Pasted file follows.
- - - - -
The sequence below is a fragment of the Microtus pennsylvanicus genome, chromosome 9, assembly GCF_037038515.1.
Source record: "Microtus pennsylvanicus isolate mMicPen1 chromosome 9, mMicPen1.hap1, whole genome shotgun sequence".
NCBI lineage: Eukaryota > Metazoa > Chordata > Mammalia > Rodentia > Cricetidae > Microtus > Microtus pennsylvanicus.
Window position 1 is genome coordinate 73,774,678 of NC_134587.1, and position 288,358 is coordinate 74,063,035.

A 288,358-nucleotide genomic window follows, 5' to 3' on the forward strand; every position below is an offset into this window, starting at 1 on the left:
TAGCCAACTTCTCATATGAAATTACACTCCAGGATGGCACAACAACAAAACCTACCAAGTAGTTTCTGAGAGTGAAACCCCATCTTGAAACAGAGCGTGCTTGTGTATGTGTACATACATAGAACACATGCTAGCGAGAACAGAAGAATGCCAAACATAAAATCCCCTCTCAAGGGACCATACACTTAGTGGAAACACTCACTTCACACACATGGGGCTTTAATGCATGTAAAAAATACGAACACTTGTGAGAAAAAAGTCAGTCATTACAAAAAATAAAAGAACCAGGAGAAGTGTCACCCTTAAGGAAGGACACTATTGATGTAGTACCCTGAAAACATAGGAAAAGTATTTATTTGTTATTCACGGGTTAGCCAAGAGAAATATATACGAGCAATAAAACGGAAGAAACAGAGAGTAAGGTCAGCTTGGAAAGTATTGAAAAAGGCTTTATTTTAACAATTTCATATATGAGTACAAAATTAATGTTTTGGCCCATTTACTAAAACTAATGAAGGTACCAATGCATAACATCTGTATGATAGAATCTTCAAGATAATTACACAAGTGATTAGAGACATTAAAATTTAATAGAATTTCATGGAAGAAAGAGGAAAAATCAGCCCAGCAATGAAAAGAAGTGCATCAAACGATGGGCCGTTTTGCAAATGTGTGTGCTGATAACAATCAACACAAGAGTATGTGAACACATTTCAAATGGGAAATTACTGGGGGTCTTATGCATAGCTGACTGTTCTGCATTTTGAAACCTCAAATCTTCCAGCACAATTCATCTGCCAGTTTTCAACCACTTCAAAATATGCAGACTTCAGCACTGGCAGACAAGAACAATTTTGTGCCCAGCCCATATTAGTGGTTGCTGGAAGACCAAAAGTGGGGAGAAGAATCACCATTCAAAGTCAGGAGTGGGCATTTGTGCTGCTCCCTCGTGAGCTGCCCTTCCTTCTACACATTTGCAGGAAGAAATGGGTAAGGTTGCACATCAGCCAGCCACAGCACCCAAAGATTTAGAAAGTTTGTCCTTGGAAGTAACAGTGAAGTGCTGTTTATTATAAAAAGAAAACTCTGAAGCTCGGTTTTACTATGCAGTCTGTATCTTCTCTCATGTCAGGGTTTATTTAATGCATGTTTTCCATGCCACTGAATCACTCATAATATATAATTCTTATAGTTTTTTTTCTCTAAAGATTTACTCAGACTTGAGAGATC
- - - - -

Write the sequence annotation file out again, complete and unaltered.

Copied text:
The sequence below is a fragment of the Microtus pennsylvanicus genome, chromosome 9, assembly GCF_037038515.1.
Source record: "Microtus pennsylvanicus isolate mMicPen1 chromosome 9, mMicPen1.hap1, whole genome shotgun sequence".
NCBI lineage: Eukaryota > Metazoa > Chordata > Mammalia > Rodentia > Cricetidae > Microtus > Microtus pennsylvanicus.
Window position 1 is genome coordinate 73,774,678 of NC_134587.1, and position 288,358 is coordinate 74,063,035.

A 288,358-nucleotide genomic window follows, 5' to 3' on the forward strand; every position below is an offset into this window, starting at 1 on the left:
TAGCCAACTTCTCATATGAAATTACACTCCAGGATGGCACAACAACAAAACCTACCAAGTAGTTTCTGAGAGTGAAACCCCATCTTGAAACAGAGCGTGCTTGTGTATGTGTACATACATAGAACACATGCTAGCGAGAACAGAAGAATGCCAAACATAAAATCCCCTCTCAAGGGACCATACACTTAGTGGAAACACTCACTTCACACACATGGGGCTTTAATGCATGTAAAAAATACGAACACTTGTGAGAAAAAAGTCAGTCATTACAAAAAATAAAAGAACCAGGAGAAGTGTCACCCTTAAGGAAGGACACTATTGATGTAGTACCCTGAAAACATAGGAAAAGTATTTATTTGTTATTCACGGGTTAGCCAAGAGAAATATATACGAGCAATAAAACGGAAGAAACAGAGAGTAAGGTCAGCTTGGAAAGTATTGAAAAAGGCTTTATTTTAACAATTTCATATATGAGTACAAAATTAATGTTTTGGCCCATTTACTAAAACTAATGAAGGTACCAATGCATAACATCTGTATGATAGAATCTTCAAGATAATTACACAAGTGATTAGAGACATTAAAATTTAATAGAATTTCATGGAAGAAAGAGGAAAAATCAGCCCAGCAATGAAAAGAAGTGCATCAAACGATGGGCCGTTTTGCAAATGTGTGTGCTGATAACAATCAACACAAGAGTATGTGAACACATTTCAAATGGGAAATTACTGGGGGTCTTATGCATAGCTGACTGTTCTGCATTTTGAAACCTCAAATCTTCCAGCACAATTCATCTGCCAGTTTTCAACCACTTCAAAATATGCAGACTTCAGCACTGGCAGACAAGAACAATTTTGTGCCCAGCCCATATTAGTGGTTGCTGGAAGACCAAAAGTGGGGAGAAGAATCACCATTCAAAGTCAGGAGTGGGCATTTGTGCTGCTCCCTCGTGAGCTGCCCTTCCTTCTACACATTTGCAGGAAGAAATGGGTAAGGTTGCACATCAGCCAGCCACAGCACCCAAAGATTTAGAAAGTTTGTCCTTGGAAGTAACAGTGAAGTGCTGTTTATTATAAAAAGAAAACTCTGAAGCTCGGTTTTACTATGCAGTCTGTATCTTCTCTCATGTCAGGGTTTATTTAATGCATGTTTTCCATGCCACTGAATCACTCATAATATATAATTCTTATAGTTTTTTTTCTCTAAAGATTTACTCAGACTTGAGAGATC